First home buyers advice for buying investment property instead: Mozo's Steve Jovcevski

First home buyers advice for buying investment property instead: Mozo's Steve Jovcevski
First home buyers advice for buying investment property instead: Mozo's Steve Jovcevski

GUEST OBSERVER

If you’ve decided that buying your dream home is out of reach but purchasing a property as an investment for its rental income is more attainable, here's my advice. 

Research your suburb 

Although some suburbs might seem ‘cheap’, it’s important to do some research on the demographics of the area you’re buying in to. What are the local schools like, who are the main employers, what’s the average age/lifestyle of local residents. All of these things help you determine what kind of tenants your property will attract. 

Choose a property with rental appeal 

When you’re looking at property, look for the things that would appeal to you as a potential renter, what is the outdoor space like? is it quiet? is the building easily accessible? what’s the parking like nearby? All of these things will help attract the right kind of tenants and ensure you get a good rental return. Also, if the property needs work to make it more appealing, do it as soon as you can after purchasing the property - while it might seem like yet another up-front cost, it will mean less ongoing maintenance. 

Choose the right home loan

The pricing and process for taking out an investor loan has changed in the past few months, with several lenders tightening their lending policy so it’s worth doing your research into which providers are offering loans for your loan amount and LVR at the most competitive rate.  

Go with a good agent 

As a first time investor you’ll likely want to use an agent to manage tenants, especially when it comes to finding them, checking their history and drawing up the rental agreement. Go for a trustworthy agent with local knowledge and a good track record. Over time you might be able to takeover the management of the property with the real estate agent only involved in the set-up phase.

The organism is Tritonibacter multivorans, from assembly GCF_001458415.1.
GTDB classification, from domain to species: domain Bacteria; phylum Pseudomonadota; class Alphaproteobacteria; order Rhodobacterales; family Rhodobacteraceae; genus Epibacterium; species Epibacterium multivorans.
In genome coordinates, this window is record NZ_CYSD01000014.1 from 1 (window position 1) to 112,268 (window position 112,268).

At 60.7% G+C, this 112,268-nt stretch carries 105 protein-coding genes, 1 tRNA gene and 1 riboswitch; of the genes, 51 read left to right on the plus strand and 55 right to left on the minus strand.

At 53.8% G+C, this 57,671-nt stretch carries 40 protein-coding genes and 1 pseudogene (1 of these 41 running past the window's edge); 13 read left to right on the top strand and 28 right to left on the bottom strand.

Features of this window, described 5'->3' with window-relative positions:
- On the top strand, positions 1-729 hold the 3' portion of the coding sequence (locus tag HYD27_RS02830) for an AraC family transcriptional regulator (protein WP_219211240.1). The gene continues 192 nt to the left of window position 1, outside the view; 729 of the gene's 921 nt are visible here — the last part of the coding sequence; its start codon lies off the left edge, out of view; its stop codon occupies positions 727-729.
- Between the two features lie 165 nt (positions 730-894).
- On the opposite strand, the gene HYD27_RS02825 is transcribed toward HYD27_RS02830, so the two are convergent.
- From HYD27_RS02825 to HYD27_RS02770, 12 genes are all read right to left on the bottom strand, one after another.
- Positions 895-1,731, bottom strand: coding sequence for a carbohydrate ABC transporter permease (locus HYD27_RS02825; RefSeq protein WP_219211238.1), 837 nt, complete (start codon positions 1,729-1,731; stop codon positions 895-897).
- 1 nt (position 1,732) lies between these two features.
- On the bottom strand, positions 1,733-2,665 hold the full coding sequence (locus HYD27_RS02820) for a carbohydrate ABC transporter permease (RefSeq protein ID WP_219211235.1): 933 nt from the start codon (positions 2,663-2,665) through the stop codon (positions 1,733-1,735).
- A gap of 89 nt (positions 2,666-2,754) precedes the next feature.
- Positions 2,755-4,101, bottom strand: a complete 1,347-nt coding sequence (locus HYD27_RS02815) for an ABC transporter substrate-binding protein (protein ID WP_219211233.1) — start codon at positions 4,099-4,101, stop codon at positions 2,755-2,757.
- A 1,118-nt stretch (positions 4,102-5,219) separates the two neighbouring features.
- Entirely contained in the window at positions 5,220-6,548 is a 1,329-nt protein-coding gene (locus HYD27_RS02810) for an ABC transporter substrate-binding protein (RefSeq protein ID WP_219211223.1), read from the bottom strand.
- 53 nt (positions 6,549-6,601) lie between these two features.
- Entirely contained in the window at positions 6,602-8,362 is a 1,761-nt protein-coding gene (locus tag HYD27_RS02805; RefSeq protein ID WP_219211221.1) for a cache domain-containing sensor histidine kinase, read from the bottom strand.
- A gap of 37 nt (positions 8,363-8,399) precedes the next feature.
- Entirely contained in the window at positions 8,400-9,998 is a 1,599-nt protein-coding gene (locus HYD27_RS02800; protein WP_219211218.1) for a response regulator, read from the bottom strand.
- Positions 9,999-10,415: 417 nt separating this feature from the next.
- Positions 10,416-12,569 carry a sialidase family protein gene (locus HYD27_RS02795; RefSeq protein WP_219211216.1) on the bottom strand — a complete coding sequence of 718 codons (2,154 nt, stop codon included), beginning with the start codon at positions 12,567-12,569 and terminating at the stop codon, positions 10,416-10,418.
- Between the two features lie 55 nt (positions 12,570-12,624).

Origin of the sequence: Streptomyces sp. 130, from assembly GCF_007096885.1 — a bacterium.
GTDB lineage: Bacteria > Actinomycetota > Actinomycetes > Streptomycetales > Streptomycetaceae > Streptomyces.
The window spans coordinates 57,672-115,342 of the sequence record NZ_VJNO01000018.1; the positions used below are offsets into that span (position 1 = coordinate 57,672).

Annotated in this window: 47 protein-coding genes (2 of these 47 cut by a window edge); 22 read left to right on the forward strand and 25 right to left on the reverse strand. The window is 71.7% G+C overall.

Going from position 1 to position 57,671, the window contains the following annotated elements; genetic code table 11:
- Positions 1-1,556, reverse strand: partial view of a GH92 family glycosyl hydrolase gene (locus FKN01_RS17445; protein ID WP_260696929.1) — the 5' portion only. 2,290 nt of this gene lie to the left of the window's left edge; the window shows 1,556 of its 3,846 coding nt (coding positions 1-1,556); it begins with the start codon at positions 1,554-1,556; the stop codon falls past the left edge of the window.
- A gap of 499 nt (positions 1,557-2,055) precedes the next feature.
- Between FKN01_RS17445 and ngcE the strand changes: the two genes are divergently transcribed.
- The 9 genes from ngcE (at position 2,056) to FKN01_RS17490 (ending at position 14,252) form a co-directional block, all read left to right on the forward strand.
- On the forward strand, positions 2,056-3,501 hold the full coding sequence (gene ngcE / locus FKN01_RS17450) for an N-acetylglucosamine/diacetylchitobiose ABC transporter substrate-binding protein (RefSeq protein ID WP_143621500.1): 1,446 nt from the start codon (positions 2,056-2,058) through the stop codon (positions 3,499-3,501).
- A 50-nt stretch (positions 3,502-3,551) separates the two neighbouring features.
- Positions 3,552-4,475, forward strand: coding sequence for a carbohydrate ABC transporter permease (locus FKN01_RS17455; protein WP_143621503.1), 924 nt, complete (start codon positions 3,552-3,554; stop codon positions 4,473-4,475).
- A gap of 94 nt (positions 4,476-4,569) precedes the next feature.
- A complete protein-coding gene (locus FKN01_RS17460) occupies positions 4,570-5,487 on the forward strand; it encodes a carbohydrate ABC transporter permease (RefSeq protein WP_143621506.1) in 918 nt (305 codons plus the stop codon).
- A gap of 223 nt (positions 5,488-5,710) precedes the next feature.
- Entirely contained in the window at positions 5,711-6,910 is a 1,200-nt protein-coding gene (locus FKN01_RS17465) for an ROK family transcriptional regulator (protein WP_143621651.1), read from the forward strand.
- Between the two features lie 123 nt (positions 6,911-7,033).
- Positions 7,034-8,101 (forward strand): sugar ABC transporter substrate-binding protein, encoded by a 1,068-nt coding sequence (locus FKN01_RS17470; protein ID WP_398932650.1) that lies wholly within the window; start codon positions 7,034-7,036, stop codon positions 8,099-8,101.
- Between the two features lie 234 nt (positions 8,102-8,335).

Take out Landlord’s Insurance 

Landlord’s Insurance is something that protects you in case of property damage or lost income if the property can’t be rented unexpectedly or your tenants do a disappearing act. 

Know your legal limitations

As a landlord you’re obliged to maintain a watertight property with a legitimate floorplan and all the relevant safety measures like fire escapes and fire alarms. Also, understand the approvals required for any renovations, maintenance or changes to the property and the notice you’re required to give tenants re accessing the property for inspections or making repairs.  

Budget for the maintenance costs 

On top of Landlord’s Insurance, you will have other costs to cover over the course of a year, including council rates, water rates or strata if you’ve bought an apartment. Plus, there will be things that need repairing and it’s always good to have a buffer of cash in case of an emergency ceiling leak.

Get a valuation every few years 

If you want to use the equity in your investment, refinance your home loan, sell or improve your property it’s handy to have a valuation done to know where you stand, it might open up several options you didn’t know existed.

 

STEVE JOVCEVSKI is property expert at Mozo.com.au.

 

FOR MORE INSIDER INFORMATION ON PROPERTY LOANS, RATES AND MORE: DOWNLOAD THE FREE MOZO EBOOK.

 

Jonathan Chancellor

Jonathan Chancellor

Jonathan Chancellor is one of our authors. Jonathan has been writing about property since the early 1980s and is editor-at-large of Property Observer.

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